It is well settled that the State is required to use reasonable care to protect the inmates of its correctional facilities from foreseeable risk of harm (see Flaherty v State of New York, 296 NY 342; Dizak v State of New York, 124 AD2d 329; Sebastiano v State of New York, 112 AD2d 562). Foreseeable risk of harm includes the risk of attack by other prisoners (see Littlejohn v State of New York, 218 AD2d 833). That duty, however, does not render the State an insurer of inmate safety (see Sanchez v State of New York, 99 NY2d 247). The State's duty is to exercise reasonable care to prevent foreseeable attacks by other inmates (see Padgett v State of New York, 163 AD2d 914). The test for liability has evolved from the strict requirement of specific knowledge to encompass not only what the State actually knew, but also "what the State reasonably should have known – for example, from its knowledge of risks to a class of inmates based on the institution's expertise or prior experience, or from its own policies and practices designed to address such risks" (Sanchez v State of New York, supra at 254). The mere fact that a correction officer may not have been present when an assault occurred does not give rise to an inference of negligence, absent a showing that prison officials had notice of a foreseeable dangerous situation (see Colon v State of New York, 209 AD2d 842, 844). "[T]he State's duty to prisoners does not mandate unremitting surveillance in all circumstances, and does not render the State an insurer of inmate safety. *** The mere occurrence of an inmate assault, without credible evidence that the assault was reasonably foreseeable, cannot establish the negligence of the State" (Sanchez v State of New York, supra at 256).
To establish liability in an inmate assault case, claimant must demonstrate one of the following: (1) the State knew or should have known that claimant was at risk of being assaulted and yet failed to provide claimant with reasonable protection; (2) the State knew or should have known that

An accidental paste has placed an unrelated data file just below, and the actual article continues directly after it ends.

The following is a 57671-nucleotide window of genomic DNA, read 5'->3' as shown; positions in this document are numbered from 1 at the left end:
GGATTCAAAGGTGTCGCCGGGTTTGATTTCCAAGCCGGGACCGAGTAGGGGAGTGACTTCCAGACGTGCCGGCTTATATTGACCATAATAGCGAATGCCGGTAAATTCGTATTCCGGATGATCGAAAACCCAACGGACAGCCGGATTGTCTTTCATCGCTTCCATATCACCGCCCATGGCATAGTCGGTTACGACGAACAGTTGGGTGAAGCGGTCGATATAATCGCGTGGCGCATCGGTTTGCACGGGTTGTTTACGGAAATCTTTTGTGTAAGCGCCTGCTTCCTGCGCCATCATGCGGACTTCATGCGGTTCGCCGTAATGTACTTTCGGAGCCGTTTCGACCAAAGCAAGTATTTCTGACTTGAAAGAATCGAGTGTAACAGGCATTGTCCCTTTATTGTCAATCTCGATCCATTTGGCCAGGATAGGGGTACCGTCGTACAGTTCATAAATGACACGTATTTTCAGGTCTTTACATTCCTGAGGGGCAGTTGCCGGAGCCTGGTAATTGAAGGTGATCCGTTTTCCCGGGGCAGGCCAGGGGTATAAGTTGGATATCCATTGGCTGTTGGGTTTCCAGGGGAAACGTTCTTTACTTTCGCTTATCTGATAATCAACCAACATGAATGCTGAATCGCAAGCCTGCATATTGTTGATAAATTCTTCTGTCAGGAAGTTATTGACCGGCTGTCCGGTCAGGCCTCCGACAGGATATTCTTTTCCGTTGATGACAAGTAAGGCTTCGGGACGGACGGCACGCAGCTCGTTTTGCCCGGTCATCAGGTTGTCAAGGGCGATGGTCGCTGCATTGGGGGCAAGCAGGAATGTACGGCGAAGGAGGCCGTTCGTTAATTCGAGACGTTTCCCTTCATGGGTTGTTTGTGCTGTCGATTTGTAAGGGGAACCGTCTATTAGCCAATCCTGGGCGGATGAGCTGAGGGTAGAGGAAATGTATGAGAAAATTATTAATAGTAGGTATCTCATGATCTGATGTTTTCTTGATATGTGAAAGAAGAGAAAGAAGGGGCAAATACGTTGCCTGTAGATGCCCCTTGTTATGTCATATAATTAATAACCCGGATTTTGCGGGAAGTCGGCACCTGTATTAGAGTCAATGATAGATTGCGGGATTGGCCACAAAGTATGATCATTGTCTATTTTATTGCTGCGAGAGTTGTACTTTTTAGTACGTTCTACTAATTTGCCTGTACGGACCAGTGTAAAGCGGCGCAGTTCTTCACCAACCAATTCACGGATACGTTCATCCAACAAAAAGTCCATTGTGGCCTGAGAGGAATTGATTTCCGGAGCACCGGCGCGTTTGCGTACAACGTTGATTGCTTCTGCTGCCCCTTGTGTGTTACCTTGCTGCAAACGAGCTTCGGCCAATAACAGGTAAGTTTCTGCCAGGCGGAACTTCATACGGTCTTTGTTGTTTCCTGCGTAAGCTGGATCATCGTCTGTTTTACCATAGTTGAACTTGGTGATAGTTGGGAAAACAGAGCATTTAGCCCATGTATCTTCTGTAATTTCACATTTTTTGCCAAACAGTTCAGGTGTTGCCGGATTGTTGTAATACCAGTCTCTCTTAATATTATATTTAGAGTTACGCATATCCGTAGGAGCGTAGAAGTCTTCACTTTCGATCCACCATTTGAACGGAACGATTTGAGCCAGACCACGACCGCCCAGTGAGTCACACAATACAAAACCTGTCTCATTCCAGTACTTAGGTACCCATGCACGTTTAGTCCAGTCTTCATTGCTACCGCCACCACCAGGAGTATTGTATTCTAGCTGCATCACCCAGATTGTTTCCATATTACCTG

the assailant was prone to perpetrating such an assault and the State did not take proper precautionary measures; or (3) the State had ample notice and opportunity to intervene but did not act (Id.). "The State will be liable in negligence for an assault by another inmate only upon a showing that it failed to exercise adequate care to prevent that which was reasonably foreseeable" (Wilson v State of New York, 303 AD2d 678). The Court finds that upon consideration of all the evidence, including listening to the witnesses testify and observing their demeanor as they did so, there is a lack of evidence sufficient to meet claimant's burden of proof. Indeed, the Court finds claimant's testimony not worthy of belief.
Accordingly, defendant's motion to dismiss, upon which decision was reserved, is now GRANTED.


January 24, 2005
White Plains, New York

Judge of the Court of Claims

[1]All quotations are to the trial notes or audiotapes unless otherwise indicated.
[2] Lieutenant Daye has been promoted since the time of the incident.